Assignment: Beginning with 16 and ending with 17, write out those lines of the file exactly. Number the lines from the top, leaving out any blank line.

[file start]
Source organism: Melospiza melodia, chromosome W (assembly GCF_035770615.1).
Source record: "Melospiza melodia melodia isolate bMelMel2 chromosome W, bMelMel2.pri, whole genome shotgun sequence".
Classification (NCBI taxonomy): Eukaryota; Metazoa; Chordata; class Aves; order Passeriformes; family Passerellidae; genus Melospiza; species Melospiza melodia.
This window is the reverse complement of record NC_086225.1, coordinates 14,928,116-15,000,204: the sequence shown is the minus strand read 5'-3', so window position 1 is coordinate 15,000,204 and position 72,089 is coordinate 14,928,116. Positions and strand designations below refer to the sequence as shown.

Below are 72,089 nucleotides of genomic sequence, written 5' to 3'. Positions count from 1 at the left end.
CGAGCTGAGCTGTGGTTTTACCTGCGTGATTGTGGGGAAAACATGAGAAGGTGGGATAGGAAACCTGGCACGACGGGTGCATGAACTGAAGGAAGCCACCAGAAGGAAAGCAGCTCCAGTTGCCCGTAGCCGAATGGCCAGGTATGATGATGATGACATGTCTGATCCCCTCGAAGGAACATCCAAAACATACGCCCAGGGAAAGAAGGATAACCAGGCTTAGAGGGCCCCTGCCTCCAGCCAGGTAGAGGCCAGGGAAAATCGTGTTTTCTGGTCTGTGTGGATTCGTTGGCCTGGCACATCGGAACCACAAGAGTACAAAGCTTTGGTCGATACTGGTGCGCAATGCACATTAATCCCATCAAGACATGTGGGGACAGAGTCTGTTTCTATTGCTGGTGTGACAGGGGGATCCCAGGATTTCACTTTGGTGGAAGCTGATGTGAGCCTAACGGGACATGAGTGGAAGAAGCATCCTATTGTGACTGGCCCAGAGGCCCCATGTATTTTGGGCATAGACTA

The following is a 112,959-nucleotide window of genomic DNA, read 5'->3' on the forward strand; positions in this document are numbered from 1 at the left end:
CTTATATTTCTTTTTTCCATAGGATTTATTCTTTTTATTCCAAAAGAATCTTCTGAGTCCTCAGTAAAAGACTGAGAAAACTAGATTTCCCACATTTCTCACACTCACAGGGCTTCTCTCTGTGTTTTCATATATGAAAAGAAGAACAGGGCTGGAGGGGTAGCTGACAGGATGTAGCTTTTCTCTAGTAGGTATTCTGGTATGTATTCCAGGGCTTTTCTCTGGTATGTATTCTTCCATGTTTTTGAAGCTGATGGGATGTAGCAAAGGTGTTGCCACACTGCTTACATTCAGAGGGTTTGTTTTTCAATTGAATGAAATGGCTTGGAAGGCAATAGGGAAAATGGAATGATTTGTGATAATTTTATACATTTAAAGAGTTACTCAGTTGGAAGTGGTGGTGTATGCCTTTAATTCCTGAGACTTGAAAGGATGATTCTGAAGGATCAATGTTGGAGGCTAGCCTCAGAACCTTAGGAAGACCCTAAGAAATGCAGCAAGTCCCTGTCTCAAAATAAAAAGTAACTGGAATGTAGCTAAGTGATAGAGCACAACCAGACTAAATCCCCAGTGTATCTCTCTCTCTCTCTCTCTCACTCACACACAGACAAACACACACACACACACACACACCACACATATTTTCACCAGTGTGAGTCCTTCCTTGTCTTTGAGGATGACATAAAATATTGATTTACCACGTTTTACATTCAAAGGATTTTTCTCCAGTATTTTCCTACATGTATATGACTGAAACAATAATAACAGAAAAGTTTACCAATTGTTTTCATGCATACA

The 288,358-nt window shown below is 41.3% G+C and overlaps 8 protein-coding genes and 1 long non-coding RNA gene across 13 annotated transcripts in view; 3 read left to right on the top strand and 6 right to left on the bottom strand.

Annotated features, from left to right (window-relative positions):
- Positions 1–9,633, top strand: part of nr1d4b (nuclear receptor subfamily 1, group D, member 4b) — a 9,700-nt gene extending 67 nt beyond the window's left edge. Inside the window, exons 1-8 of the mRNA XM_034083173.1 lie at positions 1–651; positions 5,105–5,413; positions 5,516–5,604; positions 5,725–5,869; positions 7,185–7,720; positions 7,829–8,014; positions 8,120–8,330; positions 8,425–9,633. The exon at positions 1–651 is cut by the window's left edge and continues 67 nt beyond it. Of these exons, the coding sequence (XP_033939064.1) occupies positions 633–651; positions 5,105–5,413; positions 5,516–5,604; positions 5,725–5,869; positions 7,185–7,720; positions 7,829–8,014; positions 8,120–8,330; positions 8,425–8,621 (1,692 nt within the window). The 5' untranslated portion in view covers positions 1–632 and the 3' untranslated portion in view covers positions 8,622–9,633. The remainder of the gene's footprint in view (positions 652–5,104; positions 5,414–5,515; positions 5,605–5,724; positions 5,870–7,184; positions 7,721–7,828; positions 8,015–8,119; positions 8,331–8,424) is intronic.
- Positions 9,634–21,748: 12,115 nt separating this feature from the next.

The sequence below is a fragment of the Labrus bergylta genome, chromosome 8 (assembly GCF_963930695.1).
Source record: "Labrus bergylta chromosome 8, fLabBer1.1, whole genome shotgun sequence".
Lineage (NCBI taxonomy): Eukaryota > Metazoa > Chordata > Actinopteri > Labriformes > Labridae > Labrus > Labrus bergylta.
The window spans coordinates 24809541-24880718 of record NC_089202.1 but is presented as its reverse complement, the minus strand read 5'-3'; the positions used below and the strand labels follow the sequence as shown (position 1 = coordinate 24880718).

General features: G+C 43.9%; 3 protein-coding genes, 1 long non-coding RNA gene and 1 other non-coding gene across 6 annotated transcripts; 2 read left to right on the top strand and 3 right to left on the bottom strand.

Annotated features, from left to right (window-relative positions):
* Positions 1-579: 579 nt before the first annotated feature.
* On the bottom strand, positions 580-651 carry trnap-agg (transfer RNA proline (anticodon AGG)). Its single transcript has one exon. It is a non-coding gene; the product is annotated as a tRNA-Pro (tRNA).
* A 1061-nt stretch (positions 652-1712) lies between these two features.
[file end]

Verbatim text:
The window spans coordinates 24809541-24880718 of record NC_089202.1 but is presented as its reverse complement, the minus strand read 5'-3'; the positions used below and the strand labels follow the sequence as shown (position 1 = coordinate 24880718).

General features: G+C 43.9%; 3 protein-coding genes, 1 long non-coding RNA gene and 1 other non-coding gene across 6 annotated transcripts; 2 read left to right on the top strand and 3 right to left on the bottom strand.